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The Stories We Tell Ourselves About The People Who Came Before Us02:51
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Barbara Beckwith:  Are we all so in love with rags-to-riches narratives that we turn our forebears into archetypes? And what happens when, inevitably, they fall to earth? (evaekeblad/flickr)
Barbara Beckwith: Are we all so in love with rags-to-riches narratives that we turn our forebears into archetypes? And what happens when, inevitably, they fall to earth? (evaekeblad/flickr)
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Growing up, I used to tell my family story this way: My grandfather on Mom’s side was a poor immigrant from England who worked his way up from office boy to company president. He made money from real estate and owned part of the Empire State Building. Grandpa was rich but generous; having gone to school only to fourth grade, he cared so much about education, he paid for college for each of his 17 grandchildren.

My grandfather on Dad’s side also started out poor, a hardworking farmer and railway worker. He was killed by a train when he was just 45, plunging his family deeper into poverty. My father helped support the family at age 11, by setting traps for skunks and possums and selling their pelts. He was so good at selling, he grew up to become a sought-after fundraiser for important causes: ending polio and curing cancer.

I loved my family stories, with their satisfying mix of hard work and sacrifice, and their silver-lined endings. Dad would embellish his tales with colorful phrases. He claimed to be part Pennsylvania Dutch, the region’s tourist-attracting ethnic group, and he regaled us with colloquialisms like “outen the light,” and “I was just ferhoodling (fooling) you.”

I relished it all. Until, that is, I discovered that my family lore was largely fiction.

The unraveling began when I read my aunt’s memoir and discovered that my rich grandfather hadn’t been an immigrant; he was born in Connecticut. Yes, his family started out poor, but only because my great-grandfather had been so anti-government that he’d refused his Civil War pension.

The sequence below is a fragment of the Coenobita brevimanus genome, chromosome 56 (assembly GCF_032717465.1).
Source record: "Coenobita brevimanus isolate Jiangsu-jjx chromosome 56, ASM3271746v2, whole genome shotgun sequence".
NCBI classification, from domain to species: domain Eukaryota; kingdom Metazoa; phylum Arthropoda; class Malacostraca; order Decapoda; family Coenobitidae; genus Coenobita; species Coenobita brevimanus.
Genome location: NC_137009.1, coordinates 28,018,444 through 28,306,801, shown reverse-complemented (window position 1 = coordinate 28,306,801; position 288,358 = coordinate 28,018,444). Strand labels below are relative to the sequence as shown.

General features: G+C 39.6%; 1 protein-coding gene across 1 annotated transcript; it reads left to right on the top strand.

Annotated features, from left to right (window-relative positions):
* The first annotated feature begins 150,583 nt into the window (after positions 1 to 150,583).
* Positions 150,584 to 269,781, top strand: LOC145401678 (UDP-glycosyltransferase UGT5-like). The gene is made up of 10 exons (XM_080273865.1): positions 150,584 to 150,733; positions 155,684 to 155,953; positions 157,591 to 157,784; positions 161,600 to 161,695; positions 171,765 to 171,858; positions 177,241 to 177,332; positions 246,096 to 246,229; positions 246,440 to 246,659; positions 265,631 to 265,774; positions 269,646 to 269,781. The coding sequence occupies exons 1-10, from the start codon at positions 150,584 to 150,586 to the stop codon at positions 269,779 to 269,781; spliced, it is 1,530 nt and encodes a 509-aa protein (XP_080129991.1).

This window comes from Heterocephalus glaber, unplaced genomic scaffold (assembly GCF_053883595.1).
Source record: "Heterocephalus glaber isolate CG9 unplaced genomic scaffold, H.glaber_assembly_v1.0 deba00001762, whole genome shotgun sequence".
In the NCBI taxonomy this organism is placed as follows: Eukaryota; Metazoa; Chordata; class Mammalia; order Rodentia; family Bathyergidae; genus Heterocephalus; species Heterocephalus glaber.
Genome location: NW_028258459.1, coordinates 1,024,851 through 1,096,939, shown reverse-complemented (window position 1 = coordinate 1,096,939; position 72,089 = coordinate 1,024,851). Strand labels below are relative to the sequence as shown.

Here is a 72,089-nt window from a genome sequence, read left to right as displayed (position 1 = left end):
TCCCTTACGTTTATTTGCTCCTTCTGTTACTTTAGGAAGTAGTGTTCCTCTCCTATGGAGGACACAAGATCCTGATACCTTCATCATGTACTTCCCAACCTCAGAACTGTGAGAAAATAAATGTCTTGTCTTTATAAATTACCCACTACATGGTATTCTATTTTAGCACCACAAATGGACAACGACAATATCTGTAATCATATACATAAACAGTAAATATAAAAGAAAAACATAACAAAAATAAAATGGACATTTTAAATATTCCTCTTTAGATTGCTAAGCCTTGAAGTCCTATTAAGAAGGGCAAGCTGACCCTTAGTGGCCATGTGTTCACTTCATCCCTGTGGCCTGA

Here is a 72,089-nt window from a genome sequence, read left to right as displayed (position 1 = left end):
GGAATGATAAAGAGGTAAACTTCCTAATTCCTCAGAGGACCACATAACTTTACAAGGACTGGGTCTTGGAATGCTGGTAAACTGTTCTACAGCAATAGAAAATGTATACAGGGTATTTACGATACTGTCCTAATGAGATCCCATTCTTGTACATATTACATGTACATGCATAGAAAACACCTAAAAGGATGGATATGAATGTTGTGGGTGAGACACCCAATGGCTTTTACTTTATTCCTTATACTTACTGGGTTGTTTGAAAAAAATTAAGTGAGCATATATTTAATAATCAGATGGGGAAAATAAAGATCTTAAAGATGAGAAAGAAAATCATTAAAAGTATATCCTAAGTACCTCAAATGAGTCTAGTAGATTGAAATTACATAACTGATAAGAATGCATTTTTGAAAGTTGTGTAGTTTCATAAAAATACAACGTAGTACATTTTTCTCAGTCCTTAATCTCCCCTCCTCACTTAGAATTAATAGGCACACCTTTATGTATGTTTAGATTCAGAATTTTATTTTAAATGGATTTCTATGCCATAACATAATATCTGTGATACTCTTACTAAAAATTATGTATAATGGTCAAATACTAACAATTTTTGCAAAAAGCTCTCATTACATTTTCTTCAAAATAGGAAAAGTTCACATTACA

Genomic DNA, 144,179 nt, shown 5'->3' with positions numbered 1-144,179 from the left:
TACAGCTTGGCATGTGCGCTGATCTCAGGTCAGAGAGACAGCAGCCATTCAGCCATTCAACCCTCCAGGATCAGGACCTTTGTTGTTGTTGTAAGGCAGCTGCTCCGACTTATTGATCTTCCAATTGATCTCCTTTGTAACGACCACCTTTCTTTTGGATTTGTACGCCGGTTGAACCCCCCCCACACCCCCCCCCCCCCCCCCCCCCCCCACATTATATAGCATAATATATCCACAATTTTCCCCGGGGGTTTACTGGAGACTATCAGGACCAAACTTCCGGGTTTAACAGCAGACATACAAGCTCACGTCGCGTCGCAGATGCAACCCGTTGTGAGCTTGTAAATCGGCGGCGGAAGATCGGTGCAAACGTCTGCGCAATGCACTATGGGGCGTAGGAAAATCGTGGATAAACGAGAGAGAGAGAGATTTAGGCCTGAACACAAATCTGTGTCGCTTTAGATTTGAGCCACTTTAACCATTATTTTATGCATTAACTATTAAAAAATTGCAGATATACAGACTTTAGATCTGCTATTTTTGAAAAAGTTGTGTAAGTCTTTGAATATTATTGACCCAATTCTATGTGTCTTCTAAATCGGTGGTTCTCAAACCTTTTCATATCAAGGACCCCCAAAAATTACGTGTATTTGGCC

Nor was my grandfather as unschooled as I’d been led to believe. He’d earned a business school certificate. And his first job was as an accountant, not office boy. All of this I discovered from a family memoir that I hadn’t previously paid attention to, so content was I with the story I’d been told and retelling since my youth.

I loved my family stories, with their satisfying mix of hard work and sacrifice, and their silver-lined endings... Until, that is, I discovered that my family lore was largely fiction.

As for my paternal, poor-but-hardworking granddad, he was not Pennsylvania Dutch. He did milk cows, and the family was broke after his death, but before that, he’d been boss of cement and railway work crews. His family’s destitution was the result not just of his untimely death, but of his improvidence; he left debts but no life insurance. Once again, the family story I’d been telling for decades turned out to be mostly fiction.

Why was I told heroic sagas instead of the real family facts? Why do any of us lionize our ancestors? Are we all so in love with rags-to-riches narratives that we turn our forebears into archetypes? And what happens when, inevitably, they fall to earth?

Our response may depend on our age. When I was a child, my parents fed me family stories they thought would inspire me. I swallowed them whole. When I first learned the less praiseworthy aspects of those I had been raised to admire, I was a young adult. At my most cynical, I blithely judged everyone as either good or bad.

Then, in my late 40s, Dad revealed, as I was recording his oral history, that his rich-but-generous father-in-law had once engaged in illegal backroom dealing. During World War II, Grandpa had bought up all of Jakarta’s peppercorns that were destined for U.S. markets. He stashed them in Hoboken until the price went up. The government had outlawed the hoarding of basic foodstuffs during war. Grandpa’s scheme was described to me as a smart business strategy, but I knew better: It was wartime profiteering. My shock and disappointment lasted for years.

I’m at last able -- and willing -- to realize that my relatives were complex and contradictory.

The partial fables my family told are not unlike what my country’s early historians told from the start, putting their own male, white and monied class in the best light, while ignoring, skewing or whitewashing everyone else’s history, depending on the group.

It may be because, in my 70s, I’m at last able — and willing — to realize that my relatives were complex and contradictory. As Walt Whitman wrote in “Song of Myself,” “Do I contradict myself? Very well then, I contradict myself. I am large. I contain multitudes.”

Not all of my family prospered because of hard work or were impoverished by oppression. The farmer was both a milker of cows and boss of a railway crew. The pepper-hoarder was both a generous grandfather and a minor war criminal. No longer icons, but men whose real lives trump the fables I once told. As my father would say, “No ferhoodling.”

Barbara Beckwith Cognoscenti contributor
Barbara Beckwith writes articles and essays on topics ranging from white privilege and prejudice, to body basics, bliss and blues.

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